Heidi: a Profile
This is an article from the July 21, 1958 issue
The most eminently placed and underreported bitch in America is undoubtedly the 3-year-old, ash-colored Weimaraner named Heidi who lives in the White House and answers to the whistle of the President of the United States. Heidi, a quick-moving, pointer-shaped animal bred for hunting and ghostly good looks, is the first White House dog since Franklin Roosevelt's testy, possibly basically Republican, little Scottish terrier Fala. From the notes of an old Washington dog watcher, who thinks it is high time somebody sketched a short profile of Heidi, we offer the following current report:
Heidi does not yet have the mature savoir-faire, rakish aplomb or superior poise of Fala. Moreover, her master does not give her much chance to romp at the feet of visiting prime ministers or otherwise shine in society. But Heidi is having a ball anyway.
With hot weather, Heidi has been slipping into the Presidential working quarters oftener and oftener, since she likes the air conditioning as well as anybody else. She comes scratching (Weimaraners are good scratchers) at one of the doors of her master's office that opens onto the White House terrace. Master can usually be counted upon to let her in. Sooner or later there is another open door, and Heidi rambles down the hall. She likes to make for General Jerry Persons' office, roll over on her back and let the general scratch her stomach.
On Heidi's collar is a little brass tag that reads: "President Eisenhower." This is very imposing, but not to other dogs. Until Ike had Heidi spayed, there was a certain problem with dogs bearing no White House credentials (possibly even Democrats) slipping through the iron fence and pursuing Heidi, while sweating White House policemen pursued them. Heidi is also sometimes slack about her housebreaking training and has been forgetful a few times in the diplomatic reception room on the ground floor of the White House proper.
Worse yet is a still more delicate problem—and it would be best if Oregon's Senator Dick Neuberger never heard of it. Heidi has, once or twice, trotted proudly up to White House attendants and dumped the body of a squirrel at their feet in loyal generosity. Since Senator Neuberger raised such a ruckus about the mere deportation of squirrels, he might go berserk at this news—unless he is a balance-of-nature advocate. In any case, the squirrels are getting very wary of Heidi.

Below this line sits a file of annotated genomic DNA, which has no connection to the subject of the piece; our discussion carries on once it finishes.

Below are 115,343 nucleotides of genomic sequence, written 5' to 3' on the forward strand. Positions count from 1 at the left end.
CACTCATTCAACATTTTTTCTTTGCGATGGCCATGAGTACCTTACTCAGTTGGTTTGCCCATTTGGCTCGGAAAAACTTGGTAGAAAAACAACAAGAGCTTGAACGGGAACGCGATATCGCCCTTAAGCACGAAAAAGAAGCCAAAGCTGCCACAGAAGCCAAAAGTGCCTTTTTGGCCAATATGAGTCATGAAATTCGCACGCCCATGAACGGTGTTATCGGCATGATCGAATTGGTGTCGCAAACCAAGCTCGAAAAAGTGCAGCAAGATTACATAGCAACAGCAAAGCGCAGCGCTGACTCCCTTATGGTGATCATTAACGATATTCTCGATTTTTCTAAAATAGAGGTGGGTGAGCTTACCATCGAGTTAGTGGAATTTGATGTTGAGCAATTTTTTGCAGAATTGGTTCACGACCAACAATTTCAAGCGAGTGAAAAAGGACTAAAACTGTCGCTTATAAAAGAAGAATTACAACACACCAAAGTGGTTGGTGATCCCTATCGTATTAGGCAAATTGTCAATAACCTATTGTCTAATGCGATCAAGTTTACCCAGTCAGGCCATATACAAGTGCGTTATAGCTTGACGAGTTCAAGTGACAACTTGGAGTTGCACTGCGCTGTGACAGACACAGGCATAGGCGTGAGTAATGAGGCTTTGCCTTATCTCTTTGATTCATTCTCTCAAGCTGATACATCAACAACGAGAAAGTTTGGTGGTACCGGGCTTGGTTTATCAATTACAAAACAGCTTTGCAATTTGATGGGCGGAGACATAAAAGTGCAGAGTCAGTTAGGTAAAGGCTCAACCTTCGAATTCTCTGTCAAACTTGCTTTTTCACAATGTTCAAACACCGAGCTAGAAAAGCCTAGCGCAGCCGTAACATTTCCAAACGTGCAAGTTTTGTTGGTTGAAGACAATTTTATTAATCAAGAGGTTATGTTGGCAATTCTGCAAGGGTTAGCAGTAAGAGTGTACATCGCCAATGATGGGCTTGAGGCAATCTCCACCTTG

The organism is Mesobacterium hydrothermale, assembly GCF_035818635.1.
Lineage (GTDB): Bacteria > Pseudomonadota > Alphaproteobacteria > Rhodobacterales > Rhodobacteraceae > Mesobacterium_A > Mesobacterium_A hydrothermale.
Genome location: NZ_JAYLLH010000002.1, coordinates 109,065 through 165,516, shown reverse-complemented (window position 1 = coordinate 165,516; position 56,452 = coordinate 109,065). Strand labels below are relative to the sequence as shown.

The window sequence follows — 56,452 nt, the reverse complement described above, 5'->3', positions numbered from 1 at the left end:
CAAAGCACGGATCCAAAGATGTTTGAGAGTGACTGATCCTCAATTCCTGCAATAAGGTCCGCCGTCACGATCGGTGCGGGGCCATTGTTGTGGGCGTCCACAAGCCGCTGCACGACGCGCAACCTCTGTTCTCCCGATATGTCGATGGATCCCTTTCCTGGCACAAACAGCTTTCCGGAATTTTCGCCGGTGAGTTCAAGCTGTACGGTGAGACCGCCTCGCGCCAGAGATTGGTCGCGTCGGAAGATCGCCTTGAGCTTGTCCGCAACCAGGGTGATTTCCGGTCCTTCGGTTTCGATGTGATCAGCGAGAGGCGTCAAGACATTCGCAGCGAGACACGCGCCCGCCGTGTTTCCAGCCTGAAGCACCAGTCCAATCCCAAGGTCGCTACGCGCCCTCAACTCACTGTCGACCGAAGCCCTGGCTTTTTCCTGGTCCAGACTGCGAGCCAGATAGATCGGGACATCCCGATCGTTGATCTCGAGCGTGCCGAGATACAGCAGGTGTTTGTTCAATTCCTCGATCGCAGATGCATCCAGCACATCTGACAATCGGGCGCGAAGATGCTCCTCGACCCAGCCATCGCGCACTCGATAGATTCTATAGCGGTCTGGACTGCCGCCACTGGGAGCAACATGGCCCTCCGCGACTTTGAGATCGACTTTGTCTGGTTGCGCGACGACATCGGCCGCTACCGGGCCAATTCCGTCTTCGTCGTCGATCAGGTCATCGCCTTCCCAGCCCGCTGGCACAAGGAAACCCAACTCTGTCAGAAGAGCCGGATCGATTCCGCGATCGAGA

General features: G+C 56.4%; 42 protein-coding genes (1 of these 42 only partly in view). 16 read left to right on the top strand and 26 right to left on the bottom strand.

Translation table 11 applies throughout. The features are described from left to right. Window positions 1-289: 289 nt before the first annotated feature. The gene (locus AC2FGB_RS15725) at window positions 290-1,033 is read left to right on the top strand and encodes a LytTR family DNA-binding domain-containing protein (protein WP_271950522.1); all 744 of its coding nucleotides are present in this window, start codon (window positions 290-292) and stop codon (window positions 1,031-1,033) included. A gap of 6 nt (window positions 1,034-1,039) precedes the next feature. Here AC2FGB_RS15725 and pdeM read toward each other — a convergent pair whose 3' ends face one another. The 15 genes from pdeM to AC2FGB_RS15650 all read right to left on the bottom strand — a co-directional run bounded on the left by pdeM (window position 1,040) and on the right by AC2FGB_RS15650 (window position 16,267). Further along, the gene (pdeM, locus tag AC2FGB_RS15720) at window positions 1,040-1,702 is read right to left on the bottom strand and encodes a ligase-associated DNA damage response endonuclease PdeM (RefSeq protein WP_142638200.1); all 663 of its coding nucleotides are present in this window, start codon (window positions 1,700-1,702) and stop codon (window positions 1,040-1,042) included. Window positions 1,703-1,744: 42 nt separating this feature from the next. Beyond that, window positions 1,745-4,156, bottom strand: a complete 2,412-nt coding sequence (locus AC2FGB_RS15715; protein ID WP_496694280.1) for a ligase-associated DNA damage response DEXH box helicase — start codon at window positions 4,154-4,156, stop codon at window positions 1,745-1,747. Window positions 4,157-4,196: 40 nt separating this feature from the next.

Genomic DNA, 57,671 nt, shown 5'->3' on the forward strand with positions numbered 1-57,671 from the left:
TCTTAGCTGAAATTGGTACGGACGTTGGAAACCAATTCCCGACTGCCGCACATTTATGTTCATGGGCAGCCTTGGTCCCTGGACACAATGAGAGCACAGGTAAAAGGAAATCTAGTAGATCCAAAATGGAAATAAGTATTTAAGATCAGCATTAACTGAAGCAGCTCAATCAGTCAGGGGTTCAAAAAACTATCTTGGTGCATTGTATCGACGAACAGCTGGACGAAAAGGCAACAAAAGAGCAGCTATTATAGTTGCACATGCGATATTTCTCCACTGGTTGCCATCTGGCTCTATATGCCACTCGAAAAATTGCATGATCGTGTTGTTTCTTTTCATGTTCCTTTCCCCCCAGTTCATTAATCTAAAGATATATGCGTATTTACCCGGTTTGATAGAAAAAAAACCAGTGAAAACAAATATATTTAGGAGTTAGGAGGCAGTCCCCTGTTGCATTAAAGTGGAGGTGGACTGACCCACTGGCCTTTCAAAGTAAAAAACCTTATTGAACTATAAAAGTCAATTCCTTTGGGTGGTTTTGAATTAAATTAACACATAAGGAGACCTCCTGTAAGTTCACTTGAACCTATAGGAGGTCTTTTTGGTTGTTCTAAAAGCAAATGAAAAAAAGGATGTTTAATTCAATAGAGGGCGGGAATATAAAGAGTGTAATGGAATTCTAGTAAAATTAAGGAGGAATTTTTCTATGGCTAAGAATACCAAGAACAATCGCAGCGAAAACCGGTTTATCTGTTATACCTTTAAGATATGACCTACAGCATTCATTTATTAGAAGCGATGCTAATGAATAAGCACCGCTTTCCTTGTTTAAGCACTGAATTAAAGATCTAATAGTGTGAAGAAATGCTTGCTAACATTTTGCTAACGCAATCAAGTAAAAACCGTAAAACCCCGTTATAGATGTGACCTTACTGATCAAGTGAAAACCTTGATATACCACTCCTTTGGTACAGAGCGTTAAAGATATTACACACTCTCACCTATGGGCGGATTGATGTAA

Ask the Man Who Owned One
Sixty years ago a young manufacturer of Warren, Ohio, after driving two European cars and a Winton, set about building his own automobile in a shed attached to his arc-light factory. It appears that James Ward Packard did not intend to make a luxury car, since the early accounts merely stress the fact that the Packard would climb a hill.
Packard was a thoughtful individual with rimless pince-nez and the benign expression of President William McKinley, whom he resembled. He got his first car on the market in 1899 and sold it for $1,250. Then he exhibited at Madison Square Garden and sold three Packards to William Rockefeller, shortly thereafter selling the whole firm to Henry Joy, a Detroit playboy, who proceeded to make ownership of a Packard an American symbol of success, wealth, prestige, happiness and the joy of life.
This week the Studebaker-Packard Corporation announced that it was discontinuing the Packard line because the company's "destiny is tied to smaller cars." How well Joy and Packard had achieved their aim of making Packard synonymous with luxury was evident in the fact of the announcement. For 20 years Packard fitted into American folklore as the big car. The 1903 model sold for $7,500. The 1907 cost only $4,200, but the advertising was so swanky that a single catalog cost the company $35 for every copy it gave away. In the '20s, when some 50,000 Packards were sold a year (for about $3,000), the Packard was beyond American rival as the symbol of class, with its exultant advertisements—Ask the Man Who Owns One!—and its distinctive radiator line, unchanged in model after model, that made it instantly recognizable everywhere.